The Moving Parts of Speech in English: Verbs and Conjunctions
Many educational programmes drill the parts of speech into the minds of young students, but it is all too common for such details of language to slip right back out of the mind until they are needed in immediate and practical ways. It is therefore far from unusual for an academic or scientist to sit down to draft a paper or chapter or perhaps to deal with feedback on his or her writing offered by a colleague, mentor or editor only to realise that certain key aspects of the English language prove confusing. Perhaps the terminology employed in the comments offered by those helpful readers is not fully understood by the author, or maybe the proper uses of a particular element of language remain unclear despite considerable efforts to perfect the grammar of a text. Such problems are especially likely to arise when a scholar is writing in a language that is not his or her own, and since many scholars who are not native speakers of English now find it necessary to disseminate their research in the English language, some notes on parts of speech and their functions may prove helpful. In this post I am focussing on verbs and conjunctions as elements of scholarly writing that move the action when reporting research procedures and findings and advance the argument of the text when analysing and discussing them.
Verbs and verb phrases are words that convey actions or states of being. In ‘The student wrote an essay,’ the verb is ‘wrote,’ the simple past tense of ‘to write,’ and it describes what the subject of the sentence (the student) did. In ‘The student was worried about the essay,’ the verb phrase is ‘was worried,’ which is made up of a verb and an auxiliary or helping verb, and conveys the state of mind of the subject (again, the student). A sentence might contain only one verb, as my first example does, or many verbs, so the two simple sentences above might be combined into a compound sentence using a number of verbs and verb phrases: ‘The student wrote the essay, proofread it and handed it in, but she was worried about her argument and did not sleep well that night.’ Verbs must be conjugated in appropriate ways to express with accuracy the order of events while observing grammatical rules and conventions. In ‘I was watching the monitor when I exposed participants to the light, but I had prepared them for the intensity before the trial began,’ the different tenses clearly express the chronology, although the events are not mentioned in chronological order: the participants are prepared before the trial begins and the investigator is watching the monitor when participants are exposed to the light. Remember when you use the infinitive form of an English verb such as ‘to write’ that ‘to’ is an integral part of the verb and should not be separated from ‘write.’ If at all possible, placing other words between the two elements of the infinitive should be avoided, which means that ‘to write successfully’ should be preferred to the split infinitive in ‘to successfully write.’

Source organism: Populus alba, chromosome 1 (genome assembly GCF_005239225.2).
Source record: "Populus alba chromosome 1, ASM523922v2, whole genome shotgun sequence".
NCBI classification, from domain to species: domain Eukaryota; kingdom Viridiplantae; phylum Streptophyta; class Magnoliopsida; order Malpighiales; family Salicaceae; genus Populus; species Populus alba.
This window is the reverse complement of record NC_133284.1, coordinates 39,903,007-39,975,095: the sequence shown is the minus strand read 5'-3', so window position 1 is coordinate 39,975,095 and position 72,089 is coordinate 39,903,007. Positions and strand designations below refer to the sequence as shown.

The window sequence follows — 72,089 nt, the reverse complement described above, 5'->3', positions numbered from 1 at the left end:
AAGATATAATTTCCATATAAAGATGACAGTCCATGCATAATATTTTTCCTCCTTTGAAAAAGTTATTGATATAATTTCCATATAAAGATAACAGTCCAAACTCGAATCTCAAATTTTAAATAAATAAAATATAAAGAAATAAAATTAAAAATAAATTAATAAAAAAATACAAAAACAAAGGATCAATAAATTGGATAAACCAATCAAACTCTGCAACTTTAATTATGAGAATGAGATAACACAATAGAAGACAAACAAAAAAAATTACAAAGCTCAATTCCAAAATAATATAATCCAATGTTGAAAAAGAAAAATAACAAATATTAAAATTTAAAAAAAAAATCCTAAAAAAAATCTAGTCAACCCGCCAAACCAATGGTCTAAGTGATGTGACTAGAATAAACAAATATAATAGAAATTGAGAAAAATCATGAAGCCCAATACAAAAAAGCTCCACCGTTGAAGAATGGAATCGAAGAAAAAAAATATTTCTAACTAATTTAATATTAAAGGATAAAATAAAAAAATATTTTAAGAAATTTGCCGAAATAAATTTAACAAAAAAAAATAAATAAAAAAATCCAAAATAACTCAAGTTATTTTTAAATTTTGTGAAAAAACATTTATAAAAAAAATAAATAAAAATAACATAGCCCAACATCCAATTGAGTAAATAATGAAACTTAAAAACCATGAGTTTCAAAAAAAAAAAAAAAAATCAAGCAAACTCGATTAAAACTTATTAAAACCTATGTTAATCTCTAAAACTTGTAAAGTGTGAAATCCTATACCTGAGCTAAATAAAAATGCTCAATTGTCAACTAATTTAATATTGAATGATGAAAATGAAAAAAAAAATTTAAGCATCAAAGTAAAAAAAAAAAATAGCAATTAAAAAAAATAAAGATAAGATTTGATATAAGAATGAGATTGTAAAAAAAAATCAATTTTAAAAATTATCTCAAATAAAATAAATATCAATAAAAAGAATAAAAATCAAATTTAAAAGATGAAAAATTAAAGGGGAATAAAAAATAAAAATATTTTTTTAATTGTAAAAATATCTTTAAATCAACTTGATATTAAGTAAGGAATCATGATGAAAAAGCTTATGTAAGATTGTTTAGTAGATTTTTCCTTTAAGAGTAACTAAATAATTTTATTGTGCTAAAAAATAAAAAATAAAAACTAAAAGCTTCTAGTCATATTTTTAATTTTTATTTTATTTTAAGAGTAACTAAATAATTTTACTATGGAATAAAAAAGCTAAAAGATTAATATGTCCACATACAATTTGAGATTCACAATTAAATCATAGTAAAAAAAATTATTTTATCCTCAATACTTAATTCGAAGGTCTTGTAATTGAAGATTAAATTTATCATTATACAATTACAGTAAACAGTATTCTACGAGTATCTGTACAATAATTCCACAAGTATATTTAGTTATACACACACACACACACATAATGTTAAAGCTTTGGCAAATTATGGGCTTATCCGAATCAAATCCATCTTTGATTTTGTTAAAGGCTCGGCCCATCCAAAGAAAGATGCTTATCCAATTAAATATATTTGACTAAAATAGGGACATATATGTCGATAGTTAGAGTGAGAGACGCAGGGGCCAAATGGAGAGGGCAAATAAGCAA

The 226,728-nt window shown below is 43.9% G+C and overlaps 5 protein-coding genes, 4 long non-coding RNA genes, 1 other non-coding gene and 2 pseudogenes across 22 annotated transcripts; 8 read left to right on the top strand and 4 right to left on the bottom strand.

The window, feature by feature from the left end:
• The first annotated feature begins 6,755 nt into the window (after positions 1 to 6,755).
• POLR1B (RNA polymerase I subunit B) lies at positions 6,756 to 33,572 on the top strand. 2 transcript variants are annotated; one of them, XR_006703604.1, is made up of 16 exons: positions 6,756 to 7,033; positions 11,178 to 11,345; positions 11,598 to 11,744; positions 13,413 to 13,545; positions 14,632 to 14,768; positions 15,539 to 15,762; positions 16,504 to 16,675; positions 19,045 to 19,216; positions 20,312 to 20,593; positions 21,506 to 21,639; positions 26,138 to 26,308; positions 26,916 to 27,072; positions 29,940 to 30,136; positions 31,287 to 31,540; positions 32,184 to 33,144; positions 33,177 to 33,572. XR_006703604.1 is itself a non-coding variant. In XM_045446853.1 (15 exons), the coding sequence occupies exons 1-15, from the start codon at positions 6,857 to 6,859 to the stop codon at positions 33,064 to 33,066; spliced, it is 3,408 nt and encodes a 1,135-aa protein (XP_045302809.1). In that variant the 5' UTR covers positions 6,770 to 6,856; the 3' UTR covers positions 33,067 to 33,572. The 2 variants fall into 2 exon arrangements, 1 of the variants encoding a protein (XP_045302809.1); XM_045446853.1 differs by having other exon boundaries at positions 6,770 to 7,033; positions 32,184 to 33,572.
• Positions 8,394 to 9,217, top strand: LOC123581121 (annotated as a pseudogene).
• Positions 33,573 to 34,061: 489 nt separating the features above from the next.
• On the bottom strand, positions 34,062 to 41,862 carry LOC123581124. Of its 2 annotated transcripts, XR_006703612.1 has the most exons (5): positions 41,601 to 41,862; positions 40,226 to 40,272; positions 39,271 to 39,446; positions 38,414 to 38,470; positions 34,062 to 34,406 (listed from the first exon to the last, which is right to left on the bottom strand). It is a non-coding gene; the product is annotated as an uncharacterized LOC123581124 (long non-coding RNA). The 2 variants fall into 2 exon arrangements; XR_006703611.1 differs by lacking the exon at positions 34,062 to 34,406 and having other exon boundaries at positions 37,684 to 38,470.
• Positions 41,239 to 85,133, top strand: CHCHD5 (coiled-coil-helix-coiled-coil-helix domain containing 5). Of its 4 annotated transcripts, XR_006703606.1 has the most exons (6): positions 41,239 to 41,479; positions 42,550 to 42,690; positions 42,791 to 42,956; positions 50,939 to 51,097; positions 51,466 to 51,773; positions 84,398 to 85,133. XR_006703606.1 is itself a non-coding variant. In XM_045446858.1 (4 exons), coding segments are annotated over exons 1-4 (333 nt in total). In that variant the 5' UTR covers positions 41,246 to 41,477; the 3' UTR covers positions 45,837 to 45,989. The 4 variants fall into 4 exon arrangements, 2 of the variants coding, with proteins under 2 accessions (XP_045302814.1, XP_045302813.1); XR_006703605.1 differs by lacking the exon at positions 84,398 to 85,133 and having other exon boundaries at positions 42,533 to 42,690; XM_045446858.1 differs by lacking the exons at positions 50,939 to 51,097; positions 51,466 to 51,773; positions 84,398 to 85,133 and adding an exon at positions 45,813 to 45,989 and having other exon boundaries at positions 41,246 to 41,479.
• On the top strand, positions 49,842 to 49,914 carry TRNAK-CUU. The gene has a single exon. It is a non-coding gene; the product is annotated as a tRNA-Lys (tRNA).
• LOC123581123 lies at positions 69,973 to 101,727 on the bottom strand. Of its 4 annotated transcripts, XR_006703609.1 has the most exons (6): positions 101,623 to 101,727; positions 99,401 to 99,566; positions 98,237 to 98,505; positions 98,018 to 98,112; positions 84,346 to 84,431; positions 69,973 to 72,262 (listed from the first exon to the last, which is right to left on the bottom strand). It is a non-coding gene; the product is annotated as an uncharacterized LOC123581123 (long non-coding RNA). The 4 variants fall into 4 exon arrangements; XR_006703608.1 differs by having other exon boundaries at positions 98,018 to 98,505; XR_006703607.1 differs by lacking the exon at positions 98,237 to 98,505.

Conjunctions are important little words that do several big jobs in sentences. They often connect independent clauses into compound sentences or simply join two words or phrases as items in a series. The following example shows both uses: ‘The student wrote the essay, proofread it and handed it in, but she was worried about her argument and did not sleep well that night.’ The conjunctions here are ‘and’ and ‘but,’ while the series is ‘wrote the essay, proofread it and handed it in,’ with the conjunction ‘and’ preceding the final item. Conjunctions can be immensely helpful for scholars who wish to move an argument forward, but sentences usually do not start with a conjunction in formal English. Yet they can occasionally for effect, as this sentence does.
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